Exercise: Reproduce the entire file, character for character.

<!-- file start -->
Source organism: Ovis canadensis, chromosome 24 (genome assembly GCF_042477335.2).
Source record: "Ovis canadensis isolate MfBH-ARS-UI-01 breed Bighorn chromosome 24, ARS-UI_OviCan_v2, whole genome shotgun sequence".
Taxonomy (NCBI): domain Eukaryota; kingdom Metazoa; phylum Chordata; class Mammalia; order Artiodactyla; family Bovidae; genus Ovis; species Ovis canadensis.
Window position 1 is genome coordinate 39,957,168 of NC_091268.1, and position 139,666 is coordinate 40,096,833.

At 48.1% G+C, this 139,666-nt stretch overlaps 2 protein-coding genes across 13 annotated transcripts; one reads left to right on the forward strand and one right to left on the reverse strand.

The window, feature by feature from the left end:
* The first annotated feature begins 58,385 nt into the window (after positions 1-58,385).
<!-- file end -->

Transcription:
Source organism: Ovis canadensis, chromosome 24 (genome assembly GCF_042477335.2).
Source record: "Ovis canadensis isolate MfBH-ARS-UI-01 breed Bighorn chromosome 24, ARS-UI_OviCan_v2, whole genome shotgun sequence".
Taxonomy (NCBI): domain Eukaryota; kingdom Metazoa; phylum Chordata; class Mammalia; order Artiodactyla; family Bovidae; genus Ovis; species Ovis canadensis.
Window position 1 is genome coordinate 39,957,168 of NC_091268.1, and position 139,666 is coordinate 40,096,833.

At 48.1% G+C, this 139,666-nt stretch overlaps 2 protein-coding genes across 13 annotated transcripts; one reads left to right on the forward strand and one right to left on the reverse strand.

The window, feature by feature from the left end:
* The first annotated feature begins 58,385 nt into the window (after positions 1-58,385).